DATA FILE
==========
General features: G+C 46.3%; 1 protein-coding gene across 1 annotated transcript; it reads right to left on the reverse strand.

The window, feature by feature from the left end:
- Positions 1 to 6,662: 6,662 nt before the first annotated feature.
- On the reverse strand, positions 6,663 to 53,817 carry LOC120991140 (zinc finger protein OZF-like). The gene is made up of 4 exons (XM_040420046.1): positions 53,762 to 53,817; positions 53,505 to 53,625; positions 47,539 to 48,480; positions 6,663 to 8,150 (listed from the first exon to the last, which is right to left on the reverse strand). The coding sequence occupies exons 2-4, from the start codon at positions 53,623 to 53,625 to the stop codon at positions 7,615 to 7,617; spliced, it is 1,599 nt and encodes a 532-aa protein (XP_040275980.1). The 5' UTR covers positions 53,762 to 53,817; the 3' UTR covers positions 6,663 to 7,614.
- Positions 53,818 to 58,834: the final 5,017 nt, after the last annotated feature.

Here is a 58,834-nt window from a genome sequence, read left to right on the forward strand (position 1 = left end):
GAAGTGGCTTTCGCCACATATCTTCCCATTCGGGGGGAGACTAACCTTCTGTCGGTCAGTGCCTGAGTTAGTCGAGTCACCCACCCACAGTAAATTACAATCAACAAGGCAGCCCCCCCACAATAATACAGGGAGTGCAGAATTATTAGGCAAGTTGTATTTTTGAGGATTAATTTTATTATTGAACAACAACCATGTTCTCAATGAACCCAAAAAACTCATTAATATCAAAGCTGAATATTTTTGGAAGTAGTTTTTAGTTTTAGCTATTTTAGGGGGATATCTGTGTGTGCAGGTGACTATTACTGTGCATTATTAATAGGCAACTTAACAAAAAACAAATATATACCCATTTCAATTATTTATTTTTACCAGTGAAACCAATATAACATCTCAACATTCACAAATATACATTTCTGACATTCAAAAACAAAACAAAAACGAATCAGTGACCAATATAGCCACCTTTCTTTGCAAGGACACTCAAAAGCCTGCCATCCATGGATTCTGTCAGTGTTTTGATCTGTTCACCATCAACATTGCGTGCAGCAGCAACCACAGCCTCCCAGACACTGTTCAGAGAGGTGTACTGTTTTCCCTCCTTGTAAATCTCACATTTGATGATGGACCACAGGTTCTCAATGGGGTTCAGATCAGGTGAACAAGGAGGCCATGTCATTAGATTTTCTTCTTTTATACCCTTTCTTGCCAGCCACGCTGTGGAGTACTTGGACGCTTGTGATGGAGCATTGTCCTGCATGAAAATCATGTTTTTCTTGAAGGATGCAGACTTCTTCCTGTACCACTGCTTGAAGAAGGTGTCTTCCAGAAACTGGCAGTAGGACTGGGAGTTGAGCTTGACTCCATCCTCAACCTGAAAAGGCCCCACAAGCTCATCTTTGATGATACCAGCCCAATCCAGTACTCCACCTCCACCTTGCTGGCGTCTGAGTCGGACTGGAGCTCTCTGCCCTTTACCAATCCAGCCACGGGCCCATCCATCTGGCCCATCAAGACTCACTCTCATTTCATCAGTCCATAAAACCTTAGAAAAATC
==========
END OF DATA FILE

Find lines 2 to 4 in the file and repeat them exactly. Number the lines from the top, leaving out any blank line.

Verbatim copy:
The window, feature by feature from the left end:
- Positions 1 to 6,662: 6,662 nt before the first annotated feature.
- On the reverse strand, positions 6,663 to 53,817 carry LOC120991140 (zinc finger protein OZF-like). The gene is made up of 4 exons (XM_040420046.1): positions 53,762 to 53,817; positions 53,505 to 53,625; positions 47,539 to 48,480; positions 6,663 to 8,150 (listed from the first exon to the last, which is right to left on the reverse strand). The coding sequence occupies exons 2-4, from the start codon at positions 53,623 to 53,625 to the stop codon at positions 7,615 to 7,617; spliced, it is 1,599 nt and encodes a 532-aa protein (XP_040275980.1). The 5' UTR covers positions 53,762 to 53,817; the 3' UTR covers positions 6,663 to 7,614.